On World Sleep Day, March 17, people around the globe will take time to recognize how essential sleep is for their physical and mental wellbeing. With 1 in 7 people in the UK getting a dangerously low amount of sleep a night (under 5 hours), it’s clear that sleep does not come easily to everyone. We’ve therefore put together some tips and strategies that can help you get a more restful nights’ sleep, as well as looking at why, like getting your 5-a day fruit and veg, sleep is so good for you.
Healthy sleep is more than simple duration
Sleep is an integral part of life, yet its nature can be complex to comprehend. Sleep occurs in cycles, stages and patterns that vary from person to person – making it a process that’s hard to explain precisely why some people sleep better than others.
Getting enough sleep isn’t only about total hours of sleep. It’s also important to get good-quality sleep on a regular schedule so you feel rested when you wake up. For optimal sleep quality, you need the proper amount of time in each stage and cycle. This includes deep sleep, stages three and four, when your body repairs itself. At this stage, your brain releases growth hormones and other chemicals to repair organs and muscles. Additionally, it boosts your immunity while giving you energy for the day ahead. Without enough proper i.e. deep sleep, your body is not having the chance to repair itself and you’ll likely wake up in the morning feeling flat and unmotivated. It could affect your attention span, concentration, strategic thinking, assessment of risk and your reaction times. This is important if you have a big decision to make, are driving, or are operating heavy machinery, because sleep deprivation makes you more likely to make a mistake or have an accident. But getting plenty of sleep can help you to stay sharp and focused all day long.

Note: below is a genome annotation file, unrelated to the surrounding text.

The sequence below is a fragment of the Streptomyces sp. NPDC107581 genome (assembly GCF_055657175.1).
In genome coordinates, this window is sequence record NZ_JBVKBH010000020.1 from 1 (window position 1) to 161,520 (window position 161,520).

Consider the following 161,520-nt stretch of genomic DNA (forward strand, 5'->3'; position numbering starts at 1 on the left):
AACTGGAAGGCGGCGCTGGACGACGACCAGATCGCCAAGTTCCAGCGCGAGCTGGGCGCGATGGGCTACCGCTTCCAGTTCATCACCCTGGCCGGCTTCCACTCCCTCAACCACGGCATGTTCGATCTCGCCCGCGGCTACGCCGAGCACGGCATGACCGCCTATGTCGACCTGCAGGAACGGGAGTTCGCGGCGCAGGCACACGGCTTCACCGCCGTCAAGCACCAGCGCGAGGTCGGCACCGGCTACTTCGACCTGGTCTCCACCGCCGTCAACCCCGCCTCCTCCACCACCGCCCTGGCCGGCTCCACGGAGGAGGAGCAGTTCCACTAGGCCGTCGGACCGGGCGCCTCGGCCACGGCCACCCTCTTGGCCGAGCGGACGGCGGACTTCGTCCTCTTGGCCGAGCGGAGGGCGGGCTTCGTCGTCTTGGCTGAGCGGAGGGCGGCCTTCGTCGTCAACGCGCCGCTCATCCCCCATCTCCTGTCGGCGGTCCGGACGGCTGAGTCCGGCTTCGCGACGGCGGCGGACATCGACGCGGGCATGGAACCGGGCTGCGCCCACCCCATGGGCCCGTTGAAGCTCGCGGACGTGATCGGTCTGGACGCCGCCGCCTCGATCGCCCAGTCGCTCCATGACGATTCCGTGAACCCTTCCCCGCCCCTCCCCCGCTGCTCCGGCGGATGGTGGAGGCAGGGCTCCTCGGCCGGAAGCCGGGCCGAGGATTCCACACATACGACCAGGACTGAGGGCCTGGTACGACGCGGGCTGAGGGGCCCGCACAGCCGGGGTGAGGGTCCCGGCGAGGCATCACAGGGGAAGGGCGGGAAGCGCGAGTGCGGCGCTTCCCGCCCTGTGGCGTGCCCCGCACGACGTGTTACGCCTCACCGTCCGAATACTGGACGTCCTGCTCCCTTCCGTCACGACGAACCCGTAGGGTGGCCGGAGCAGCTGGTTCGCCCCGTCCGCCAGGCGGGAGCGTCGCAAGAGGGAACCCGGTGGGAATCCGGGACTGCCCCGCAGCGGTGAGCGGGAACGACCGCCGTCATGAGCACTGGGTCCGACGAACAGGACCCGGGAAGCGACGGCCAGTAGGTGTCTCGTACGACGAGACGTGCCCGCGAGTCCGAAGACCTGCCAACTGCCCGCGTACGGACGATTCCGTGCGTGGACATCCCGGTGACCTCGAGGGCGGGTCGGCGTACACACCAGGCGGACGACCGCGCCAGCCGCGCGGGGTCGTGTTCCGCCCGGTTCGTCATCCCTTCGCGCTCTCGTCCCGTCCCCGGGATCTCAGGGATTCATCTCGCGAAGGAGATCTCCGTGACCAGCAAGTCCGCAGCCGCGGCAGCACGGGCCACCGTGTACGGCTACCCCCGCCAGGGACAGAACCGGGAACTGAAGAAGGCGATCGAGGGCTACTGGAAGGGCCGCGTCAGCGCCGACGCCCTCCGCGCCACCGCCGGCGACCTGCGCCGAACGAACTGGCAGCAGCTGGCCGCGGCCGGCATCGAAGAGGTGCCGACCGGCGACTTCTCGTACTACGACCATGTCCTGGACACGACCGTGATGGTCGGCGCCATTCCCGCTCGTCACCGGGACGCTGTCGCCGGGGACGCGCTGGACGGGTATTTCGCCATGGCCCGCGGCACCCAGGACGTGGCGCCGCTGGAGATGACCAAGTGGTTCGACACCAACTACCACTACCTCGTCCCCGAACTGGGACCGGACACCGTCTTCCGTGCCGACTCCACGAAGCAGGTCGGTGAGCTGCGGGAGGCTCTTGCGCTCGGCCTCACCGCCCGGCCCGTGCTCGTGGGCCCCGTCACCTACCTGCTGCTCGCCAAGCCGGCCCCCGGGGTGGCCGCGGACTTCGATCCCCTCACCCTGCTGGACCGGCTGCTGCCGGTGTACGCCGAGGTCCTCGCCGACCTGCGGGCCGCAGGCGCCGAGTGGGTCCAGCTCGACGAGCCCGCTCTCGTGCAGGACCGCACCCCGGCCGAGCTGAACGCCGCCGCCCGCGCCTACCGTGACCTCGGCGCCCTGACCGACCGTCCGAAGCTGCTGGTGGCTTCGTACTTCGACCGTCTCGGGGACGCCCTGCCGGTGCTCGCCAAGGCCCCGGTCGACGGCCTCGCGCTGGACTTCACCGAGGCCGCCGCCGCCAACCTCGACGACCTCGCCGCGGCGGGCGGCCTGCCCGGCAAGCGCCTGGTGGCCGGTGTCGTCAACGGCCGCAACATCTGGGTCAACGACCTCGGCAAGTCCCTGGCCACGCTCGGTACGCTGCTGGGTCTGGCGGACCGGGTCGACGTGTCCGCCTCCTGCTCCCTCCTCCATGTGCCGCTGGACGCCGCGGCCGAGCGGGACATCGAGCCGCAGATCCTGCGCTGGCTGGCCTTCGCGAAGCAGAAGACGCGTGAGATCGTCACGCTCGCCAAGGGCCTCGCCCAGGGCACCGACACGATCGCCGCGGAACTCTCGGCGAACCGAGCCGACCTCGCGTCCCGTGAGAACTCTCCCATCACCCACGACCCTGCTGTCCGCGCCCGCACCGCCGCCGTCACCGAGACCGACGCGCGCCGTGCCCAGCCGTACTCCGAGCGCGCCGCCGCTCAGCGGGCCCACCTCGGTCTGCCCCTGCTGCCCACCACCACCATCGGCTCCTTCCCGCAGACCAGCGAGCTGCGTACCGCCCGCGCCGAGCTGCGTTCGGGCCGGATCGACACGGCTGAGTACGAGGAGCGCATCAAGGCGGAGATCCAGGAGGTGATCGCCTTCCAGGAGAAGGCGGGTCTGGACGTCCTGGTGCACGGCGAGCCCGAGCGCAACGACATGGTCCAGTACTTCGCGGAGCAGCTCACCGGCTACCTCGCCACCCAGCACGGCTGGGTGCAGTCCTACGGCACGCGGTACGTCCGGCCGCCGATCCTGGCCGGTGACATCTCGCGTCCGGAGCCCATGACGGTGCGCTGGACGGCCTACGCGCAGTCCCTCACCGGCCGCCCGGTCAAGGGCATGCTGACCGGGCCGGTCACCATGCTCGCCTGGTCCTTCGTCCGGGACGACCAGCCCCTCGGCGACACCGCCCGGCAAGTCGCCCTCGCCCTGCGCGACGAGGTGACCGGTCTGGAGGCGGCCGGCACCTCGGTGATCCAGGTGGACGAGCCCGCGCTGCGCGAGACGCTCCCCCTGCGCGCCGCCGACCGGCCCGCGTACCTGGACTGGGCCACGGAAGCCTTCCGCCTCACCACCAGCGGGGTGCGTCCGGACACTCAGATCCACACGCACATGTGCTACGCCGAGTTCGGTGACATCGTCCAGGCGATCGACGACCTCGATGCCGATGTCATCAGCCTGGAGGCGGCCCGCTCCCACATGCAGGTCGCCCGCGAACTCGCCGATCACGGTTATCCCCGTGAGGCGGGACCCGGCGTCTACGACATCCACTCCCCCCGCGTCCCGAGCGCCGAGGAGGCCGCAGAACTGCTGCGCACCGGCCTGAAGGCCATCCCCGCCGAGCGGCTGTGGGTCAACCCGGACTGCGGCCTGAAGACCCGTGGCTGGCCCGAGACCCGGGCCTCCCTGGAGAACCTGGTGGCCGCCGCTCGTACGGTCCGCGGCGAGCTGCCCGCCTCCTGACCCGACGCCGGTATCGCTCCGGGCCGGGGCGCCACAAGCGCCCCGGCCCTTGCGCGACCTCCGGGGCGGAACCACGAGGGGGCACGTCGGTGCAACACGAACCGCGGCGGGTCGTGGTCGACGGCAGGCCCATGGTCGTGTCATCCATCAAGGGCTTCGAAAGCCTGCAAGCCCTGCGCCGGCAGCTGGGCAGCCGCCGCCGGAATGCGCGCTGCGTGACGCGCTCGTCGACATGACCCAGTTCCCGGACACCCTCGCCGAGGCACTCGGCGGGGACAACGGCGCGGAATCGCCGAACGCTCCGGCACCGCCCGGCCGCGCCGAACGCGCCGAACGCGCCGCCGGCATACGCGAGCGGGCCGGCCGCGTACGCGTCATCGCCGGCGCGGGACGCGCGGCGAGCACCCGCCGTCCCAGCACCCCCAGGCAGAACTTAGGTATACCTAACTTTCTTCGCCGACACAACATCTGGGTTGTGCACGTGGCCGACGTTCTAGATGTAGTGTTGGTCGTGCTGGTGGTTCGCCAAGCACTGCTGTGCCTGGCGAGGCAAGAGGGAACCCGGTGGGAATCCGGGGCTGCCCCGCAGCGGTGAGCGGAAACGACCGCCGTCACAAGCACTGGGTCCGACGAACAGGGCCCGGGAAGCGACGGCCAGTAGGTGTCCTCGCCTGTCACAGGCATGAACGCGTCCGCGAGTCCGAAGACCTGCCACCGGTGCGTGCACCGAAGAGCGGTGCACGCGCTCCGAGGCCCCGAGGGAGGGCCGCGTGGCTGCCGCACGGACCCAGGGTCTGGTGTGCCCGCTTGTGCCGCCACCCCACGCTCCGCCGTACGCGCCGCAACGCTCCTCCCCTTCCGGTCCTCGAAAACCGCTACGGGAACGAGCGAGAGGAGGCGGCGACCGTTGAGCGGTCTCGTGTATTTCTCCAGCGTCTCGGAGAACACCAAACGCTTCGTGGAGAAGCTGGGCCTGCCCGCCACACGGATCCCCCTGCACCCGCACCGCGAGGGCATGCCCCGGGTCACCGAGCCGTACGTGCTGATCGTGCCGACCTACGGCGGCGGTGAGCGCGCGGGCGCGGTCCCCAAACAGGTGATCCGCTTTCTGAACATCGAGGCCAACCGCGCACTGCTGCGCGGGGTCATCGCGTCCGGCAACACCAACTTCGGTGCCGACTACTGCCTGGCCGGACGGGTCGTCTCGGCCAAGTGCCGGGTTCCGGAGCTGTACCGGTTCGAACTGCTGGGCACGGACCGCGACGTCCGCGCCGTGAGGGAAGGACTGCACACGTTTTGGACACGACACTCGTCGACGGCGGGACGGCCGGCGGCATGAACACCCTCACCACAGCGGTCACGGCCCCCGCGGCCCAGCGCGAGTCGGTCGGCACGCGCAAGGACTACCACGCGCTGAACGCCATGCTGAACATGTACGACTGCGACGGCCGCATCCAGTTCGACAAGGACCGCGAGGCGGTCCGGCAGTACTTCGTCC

So, how many hours of quality sleep do we need?
Most adults need 7 or more hours of good-quality sleep on a regular schedule each night. Kids need even more sleep than adults:
- Teenagers – 8 to 10 hours of sleep each night
- School-aged children – 9 to 12 hours of sleep each night
- Pre-schoolers – between 10 and 13 hours a day (including naps)
- Toddlers – between 11 and 14 hours a day (including naps)
- Babies – between 12 and 16 hours a day (including naps) – which we are guessing where the phrase ‘I slept like a baby comes from’ when describing a decent kip
- Newborns – between 14 and 17 hours a day
If you’re struggling to get the hours in, there are number of things you can try to do or incorporate into your routine which can help:
- Make your bedroom dark and cool, as these settings support natural temperature changes and hormonal shifts that lead up to sleep
- Disconnecting from electronic devices like mobile phones or laptops for at least half an hour before bed can help you drift off more quickly and deeply into sleep.
- Use earplugs if you are sound sensitive. SnugsZen custom fit sleep plugs are the comfiest option, even for side sleepers, and will ensure outside noise is reduced enough to allow you to nod off and get the deep sleep you deserve
- On the flipside, if you need noise to sleep, then listen to some gentle music or an audio book (like singing a lullaby to a baby, but adult version)
- Follow a sleep routine that helps regulate your body’s internal clock and go to bed at the same time every night